11. The Commission seeks comment on the appropriate transition requirements if the Commission were to adopt a spectrum etiquette for unlicensed devices operating under §§ 15.247 and 15.249. In particular, it seeks comment on whether there should be a cutoff date after which new devices must comply with an etiquette requirement. The Commission also seeks comment on whether equipment certified before a cutoff date should be permanently grandfathered, or whether there should be a specific cutoff date on the manufacturing, importation, marketing and/or use of equipment that does not comply with any etiquette rules adopted in this proceeding. If so, for which of these actions should there be a cutoff date, and what is the appropriate date?

Initial Regulatory Flexibility Analysis

12. As required by the Regulatory Flexibility Act of 1980, as amended Start Printed Page 42014(RFA),[1] the Commission has prepared this present Initial Regulatory Flexibility Analysis (IRFA) of the possible significant economic impact on a substantial number of small entities small entities by the policies and rules proposed in the Further Notice of Proposed Rule Making (NPRM). Written public comments are requested on this IRFA. Comments must be identified as responses to the IRFA and must be filed by the deadlines for comments on the NPRM provided in the item. The Commission will send a copy of the NPRM, including this IRFA, to the Chief Counsel for Advocacy of the Small Business Administration (SBA).[2]

A. Need for, and Objectives of, the Proposed Rules

13. This Further NPRM seeks comment on whether the Commission should require unlicensed devices to comply with rules to designed to ensure more efficient sharing of spectrum (i.e., a “spectrum etiquette”) such as the one suggested by Cellnet. Cellnet's recommended spectrum etiquette would be a trade-off between transmitter power and transmission duration. Devices that operate with a duty cycle of 10% or less would be permitted to operate at the same one Watt power level currently permitted in the rules. As the transmission duty cycle is increased, the maximum permitted power would decrease, down to 0.001 Watts (1 milliwatt) for devices that transmit continuously.

B. Legal Basis

14. The proposed action is authorized under sections 4(i), 301, 302, 303(e), 303(f), 303(r), 304 and 307 of the Communications Act of 1934, as amended, 47 U.S.C. 154(i), 301, 302, 303(e), 303(f), 303(r), 304 and 307.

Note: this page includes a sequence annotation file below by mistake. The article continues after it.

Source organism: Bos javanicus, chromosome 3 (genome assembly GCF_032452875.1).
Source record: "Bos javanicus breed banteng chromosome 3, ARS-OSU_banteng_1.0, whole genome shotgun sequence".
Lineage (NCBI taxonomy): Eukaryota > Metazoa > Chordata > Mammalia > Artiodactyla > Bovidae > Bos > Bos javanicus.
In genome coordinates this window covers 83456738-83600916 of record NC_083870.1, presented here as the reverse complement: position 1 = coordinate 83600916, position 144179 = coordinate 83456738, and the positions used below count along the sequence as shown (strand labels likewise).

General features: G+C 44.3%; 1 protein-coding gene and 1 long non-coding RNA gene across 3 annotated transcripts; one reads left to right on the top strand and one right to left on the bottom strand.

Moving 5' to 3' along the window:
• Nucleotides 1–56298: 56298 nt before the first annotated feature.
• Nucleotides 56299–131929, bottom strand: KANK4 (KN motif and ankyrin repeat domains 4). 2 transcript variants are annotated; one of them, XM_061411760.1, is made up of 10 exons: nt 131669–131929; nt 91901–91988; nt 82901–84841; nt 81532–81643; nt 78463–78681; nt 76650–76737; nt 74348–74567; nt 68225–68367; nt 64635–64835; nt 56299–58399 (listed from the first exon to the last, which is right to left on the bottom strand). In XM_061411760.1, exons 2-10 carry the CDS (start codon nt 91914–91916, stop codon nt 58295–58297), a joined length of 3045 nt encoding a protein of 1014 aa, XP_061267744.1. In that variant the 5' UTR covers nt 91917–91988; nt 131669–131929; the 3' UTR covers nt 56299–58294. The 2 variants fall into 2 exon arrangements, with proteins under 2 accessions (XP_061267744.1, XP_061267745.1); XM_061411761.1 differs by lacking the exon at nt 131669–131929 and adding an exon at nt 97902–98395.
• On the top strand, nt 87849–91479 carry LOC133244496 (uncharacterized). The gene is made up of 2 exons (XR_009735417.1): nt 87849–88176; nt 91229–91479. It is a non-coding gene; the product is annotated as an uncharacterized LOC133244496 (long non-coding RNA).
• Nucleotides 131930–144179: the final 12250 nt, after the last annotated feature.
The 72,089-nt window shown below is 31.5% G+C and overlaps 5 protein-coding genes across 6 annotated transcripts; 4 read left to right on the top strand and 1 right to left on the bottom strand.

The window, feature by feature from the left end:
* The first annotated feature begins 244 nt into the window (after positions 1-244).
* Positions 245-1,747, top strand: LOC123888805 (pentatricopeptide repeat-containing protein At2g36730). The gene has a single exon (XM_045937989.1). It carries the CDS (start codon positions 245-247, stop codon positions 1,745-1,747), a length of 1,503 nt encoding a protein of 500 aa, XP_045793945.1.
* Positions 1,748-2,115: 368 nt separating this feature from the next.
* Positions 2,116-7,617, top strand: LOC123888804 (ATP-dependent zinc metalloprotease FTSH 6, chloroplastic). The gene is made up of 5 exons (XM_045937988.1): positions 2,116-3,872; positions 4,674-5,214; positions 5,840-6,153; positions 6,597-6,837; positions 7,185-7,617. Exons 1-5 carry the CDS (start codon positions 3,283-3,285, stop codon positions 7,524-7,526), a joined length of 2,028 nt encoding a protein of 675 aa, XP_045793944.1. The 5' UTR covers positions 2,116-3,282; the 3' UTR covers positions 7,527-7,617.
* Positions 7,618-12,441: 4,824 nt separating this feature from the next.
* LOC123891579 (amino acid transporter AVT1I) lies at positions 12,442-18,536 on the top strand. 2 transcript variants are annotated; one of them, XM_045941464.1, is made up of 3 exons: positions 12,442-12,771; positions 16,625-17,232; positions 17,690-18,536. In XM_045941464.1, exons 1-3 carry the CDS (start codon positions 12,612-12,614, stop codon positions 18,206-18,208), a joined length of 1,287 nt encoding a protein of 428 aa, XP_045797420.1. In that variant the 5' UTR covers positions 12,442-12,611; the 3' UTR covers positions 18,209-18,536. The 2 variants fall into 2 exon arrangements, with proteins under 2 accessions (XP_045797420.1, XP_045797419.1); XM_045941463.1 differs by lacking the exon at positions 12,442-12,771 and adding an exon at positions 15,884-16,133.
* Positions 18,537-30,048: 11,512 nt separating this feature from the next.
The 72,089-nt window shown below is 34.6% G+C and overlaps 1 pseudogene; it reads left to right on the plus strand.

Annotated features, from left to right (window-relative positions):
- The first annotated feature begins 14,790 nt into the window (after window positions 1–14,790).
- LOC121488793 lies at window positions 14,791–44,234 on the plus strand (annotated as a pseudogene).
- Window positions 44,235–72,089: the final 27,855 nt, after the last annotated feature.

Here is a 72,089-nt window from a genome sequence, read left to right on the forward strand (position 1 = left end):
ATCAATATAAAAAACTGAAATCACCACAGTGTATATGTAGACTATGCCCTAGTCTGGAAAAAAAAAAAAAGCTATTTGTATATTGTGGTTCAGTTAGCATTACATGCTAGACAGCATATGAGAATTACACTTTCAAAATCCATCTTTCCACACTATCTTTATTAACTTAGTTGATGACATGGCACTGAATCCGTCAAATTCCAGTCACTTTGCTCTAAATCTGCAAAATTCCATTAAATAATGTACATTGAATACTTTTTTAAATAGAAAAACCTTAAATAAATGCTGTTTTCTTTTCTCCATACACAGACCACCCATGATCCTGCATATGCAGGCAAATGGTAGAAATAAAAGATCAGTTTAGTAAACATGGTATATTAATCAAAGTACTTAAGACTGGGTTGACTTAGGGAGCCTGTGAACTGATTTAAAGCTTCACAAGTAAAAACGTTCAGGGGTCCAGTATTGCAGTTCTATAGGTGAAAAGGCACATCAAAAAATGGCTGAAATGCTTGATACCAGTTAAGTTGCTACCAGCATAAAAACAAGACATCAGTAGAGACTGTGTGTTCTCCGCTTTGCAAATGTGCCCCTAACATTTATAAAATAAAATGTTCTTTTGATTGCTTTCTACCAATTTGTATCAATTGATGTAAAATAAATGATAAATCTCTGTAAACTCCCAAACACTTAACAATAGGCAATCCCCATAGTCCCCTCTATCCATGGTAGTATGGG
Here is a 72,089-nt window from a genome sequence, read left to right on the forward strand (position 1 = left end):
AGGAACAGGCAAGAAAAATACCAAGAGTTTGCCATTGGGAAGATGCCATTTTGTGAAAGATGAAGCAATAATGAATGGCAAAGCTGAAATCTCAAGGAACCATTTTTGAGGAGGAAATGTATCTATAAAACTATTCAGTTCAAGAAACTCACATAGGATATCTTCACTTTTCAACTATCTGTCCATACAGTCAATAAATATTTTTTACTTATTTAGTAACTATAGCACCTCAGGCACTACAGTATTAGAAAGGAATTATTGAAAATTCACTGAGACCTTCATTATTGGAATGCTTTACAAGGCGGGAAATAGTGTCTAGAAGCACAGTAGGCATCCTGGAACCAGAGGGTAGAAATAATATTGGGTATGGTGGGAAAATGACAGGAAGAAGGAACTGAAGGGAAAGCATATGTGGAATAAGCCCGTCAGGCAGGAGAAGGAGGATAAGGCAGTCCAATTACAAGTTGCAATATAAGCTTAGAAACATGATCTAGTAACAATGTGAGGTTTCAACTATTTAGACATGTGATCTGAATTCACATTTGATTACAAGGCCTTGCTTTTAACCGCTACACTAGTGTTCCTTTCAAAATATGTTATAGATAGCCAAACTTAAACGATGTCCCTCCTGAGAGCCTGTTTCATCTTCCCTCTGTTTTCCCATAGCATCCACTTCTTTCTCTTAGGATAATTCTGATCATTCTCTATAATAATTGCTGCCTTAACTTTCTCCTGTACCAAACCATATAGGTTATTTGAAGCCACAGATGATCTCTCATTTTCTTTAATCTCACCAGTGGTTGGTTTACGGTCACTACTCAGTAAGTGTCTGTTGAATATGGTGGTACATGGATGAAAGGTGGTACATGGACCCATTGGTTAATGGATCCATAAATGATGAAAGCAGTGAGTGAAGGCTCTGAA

C. Description and Estimate of the Number of Small Entities To Which the Proposed Rules Will Apply

15. The RFA directs agencies to provide a description of, and, where feasible, an estimate of the number of small entities that may be affected by the proposed rules, if adopted.[3] The RFA defines the term “small entity” as having the same meaning as the terms “small business,” “small organization,” and “small business concern” under section 3 of the Small Business Act.[4] Under the Small Business Act, a “small business concern” is one that: (1) Is independently owned and operated; (2) is not dominant in its field of operations; and (3) meets may additional criteria established by the Small Business Administration (SBA).[5]

16. Radio and Television Broadcasting and Wireless Communications Equipment Manufacturing. The Census Bureau defines this category as follows: “This industry comprises establishments primarily engaged in manufacturing radio and television broadcast and wireless communications equipment. Examples of products made by these establishments are: transmitting and receiving antennas, cable television equipment, GPS equipment, pagers, cellular phones, mobile communications equipment, and radio and television studio and broadcasting equipment.” [6] The SBA has developed a small business size standard for Radio and Television Broadcasting and Wireless Communications Equipment Manufacturing, which is: all such firms having 750 or fewer employees.[7] According to Census Bureau data for 2002, there were a total of 1,041 establishments in this category that operated for the entire year.[8] Of this total, 1,010 had employment of under 500, and an additional 13 had employment of 500 to 999.[9] Thus, under this size standard, the majority of firms can be considered small.

17. Wireless Service Providers. The SBA has developed a small business size standard for wireless firms within the two broad economic census categories of “Paging” [10] and “Cellular and Other Wireless Telecommunications.” [11] Under both categories, the SBA deems a wireless business to be small if it has 1,500 or fewer employees. For the census category of Paging, Census Bureau data for 2002 show that there were 807 firms in this category that operated for the entire year.[12] Of this total, 804 firms had employment of 999 or fewer employees, and three firms had employment of 1,000 employees or more.[13] Thus, under this category and associated small business size standard, the majority of firms can be considered small. For the census category of Cellular and Other Wireless Telecommunications, Census Bureau data for 2002 show that there were 1,397 firms in this category that operated for the entire year.[14] Of this total, 1,378 firms had employment of 999 or fewer employees, and 19 firms had employment of 1,000 employees or more.[15] Thus, under this second category and size standard, the majority of firms can, again, be considered small.

D. Description of Projected Reporting, Recordkeeping, and Other Compliance Requirements

18. Digitally modulated spread spectrum transmitters are already required to be authorized under the Commission's certification procedure as a prerequisite to marketing and importation, and no changes to that requirement are proposed. There would, however, be changes to the compliance requirements.

19. The applicant for certification would have to demonstrate in the application that the equipment complies with the etiquette requirements. These requirements may include a trade-off between the silent period between transmissions and output power as suggested by Cellnet, or other requirements such as the equipment monitoring spectrum to ensure it is unused before transmitting (listen-before-talk).[16]